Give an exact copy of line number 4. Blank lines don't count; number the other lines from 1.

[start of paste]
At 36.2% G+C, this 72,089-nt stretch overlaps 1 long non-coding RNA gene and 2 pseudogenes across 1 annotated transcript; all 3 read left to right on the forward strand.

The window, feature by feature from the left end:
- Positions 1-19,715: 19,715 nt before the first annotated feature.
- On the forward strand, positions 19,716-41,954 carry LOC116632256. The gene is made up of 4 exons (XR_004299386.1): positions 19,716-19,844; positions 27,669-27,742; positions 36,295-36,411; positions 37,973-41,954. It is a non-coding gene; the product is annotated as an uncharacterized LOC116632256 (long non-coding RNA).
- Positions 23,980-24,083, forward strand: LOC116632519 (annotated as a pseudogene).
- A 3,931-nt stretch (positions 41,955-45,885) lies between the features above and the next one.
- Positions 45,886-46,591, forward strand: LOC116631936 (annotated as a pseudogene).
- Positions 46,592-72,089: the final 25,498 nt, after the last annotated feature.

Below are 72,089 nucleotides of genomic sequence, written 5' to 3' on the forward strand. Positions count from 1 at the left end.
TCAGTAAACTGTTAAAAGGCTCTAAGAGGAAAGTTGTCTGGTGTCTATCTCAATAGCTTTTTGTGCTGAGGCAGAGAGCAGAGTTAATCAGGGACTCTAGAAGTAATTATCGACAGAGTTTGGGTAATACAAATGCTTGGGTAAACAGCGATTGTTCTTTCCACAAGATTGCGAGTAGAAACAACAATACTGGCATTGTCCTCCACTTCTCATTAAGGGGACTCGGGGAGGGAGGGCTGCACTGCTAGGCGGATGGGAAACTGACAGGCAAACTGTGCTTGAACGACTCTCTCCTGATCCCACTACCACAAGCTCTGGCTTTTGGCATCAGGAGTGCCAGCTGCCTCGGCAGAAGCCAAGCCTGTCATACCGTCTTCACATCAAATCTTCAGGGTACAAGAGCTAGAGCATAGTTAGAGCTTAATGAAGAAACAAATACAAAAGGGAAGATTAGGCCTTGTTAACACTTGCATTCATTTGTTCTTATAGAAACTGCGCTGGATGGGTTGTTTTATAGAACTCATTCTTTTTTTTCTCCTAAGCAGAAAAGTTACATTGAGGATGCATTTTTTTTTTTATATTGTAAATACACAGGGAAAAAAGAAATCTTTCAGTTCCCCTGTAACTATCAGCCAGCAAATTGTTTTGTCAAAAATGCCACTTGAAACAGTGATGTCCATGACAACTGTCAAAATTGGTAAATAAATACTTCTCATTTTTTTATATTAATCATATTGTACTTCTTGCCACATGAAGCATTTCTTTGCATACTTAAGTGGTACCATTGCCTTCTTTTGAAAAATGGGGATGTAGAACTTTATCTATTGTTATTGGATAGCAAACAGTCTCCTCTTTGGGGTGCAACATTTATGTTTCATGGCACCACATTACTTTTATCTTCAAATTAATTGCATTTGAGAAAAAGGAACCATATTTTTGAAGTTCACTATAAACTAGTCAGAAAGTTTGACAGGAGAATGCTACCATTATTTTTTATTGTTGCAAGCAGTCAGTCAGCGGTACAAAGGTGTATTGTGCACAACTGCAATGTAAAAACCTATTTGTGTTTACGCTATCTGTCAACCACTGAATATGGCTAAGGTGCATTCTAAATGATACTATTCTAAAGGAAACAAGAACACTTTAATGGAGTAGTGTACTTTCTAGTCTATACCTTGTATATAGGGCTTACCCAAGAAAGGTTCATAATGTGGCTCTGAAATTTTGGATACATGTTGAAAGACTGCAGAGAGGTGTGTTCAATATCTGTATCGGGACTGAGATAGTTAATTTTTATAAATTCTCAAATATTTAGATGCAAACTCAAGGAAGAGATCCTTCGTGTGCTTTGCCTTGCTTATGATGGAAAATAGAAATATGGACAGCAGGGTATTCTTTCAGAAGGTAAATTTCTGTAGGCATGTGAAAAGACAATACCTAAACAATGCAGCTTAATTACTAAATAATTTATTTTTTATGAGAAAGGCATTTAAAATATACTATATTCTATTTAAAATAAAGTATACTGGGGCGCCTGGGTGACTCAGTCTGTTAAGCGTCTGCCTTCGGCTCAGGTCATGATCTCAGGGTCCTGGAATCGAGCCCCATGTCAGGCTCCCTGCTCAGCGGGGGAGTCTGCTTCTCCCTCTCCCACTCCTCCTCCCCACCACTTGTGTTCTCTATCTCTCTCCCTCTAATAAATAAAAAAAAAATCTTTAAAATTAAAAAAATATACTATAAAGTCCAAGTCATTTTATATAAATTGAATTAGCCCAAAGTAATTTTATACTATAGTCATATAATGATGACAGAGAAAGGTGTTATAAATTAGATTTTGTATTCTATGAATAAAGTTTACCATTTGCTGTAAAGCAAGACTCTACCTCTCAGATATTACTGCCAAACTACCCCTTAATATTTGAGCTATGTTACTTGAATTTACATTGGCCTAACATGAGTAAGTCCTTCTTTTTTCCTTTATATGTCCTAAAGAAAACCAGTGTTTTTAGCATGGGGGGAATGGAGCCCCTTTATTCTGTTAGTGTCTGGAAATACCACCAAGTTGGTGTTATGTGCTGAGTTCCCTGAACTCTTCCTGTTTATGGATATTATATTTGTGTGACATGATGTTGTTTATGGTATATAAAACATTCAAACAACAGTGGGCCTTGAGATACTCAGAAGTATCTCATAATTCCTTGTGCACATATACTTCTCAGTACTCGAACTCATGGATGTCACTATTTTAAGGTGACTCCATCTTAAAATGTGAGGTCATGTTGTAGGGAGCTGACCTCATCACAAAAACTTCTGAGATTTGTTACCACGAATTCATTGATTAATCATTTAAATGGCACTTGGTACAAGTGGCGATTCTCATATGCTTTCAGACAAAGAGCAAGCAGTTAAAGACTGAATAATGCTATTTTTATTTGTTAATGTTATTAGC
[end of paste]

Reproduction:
- On the forward strand, positions 19,716-41,954 carry LOC116632256. The gene is made up of 4 exons (XR_004299386.1): positions 19,716-19,844; positions 27,669-27,742; positions 36,295-36,411; positions 37,973-41,954. It is a non-coding gene; the product is annotated as an uncharacterized LOC116632256 (long non-coding RNA).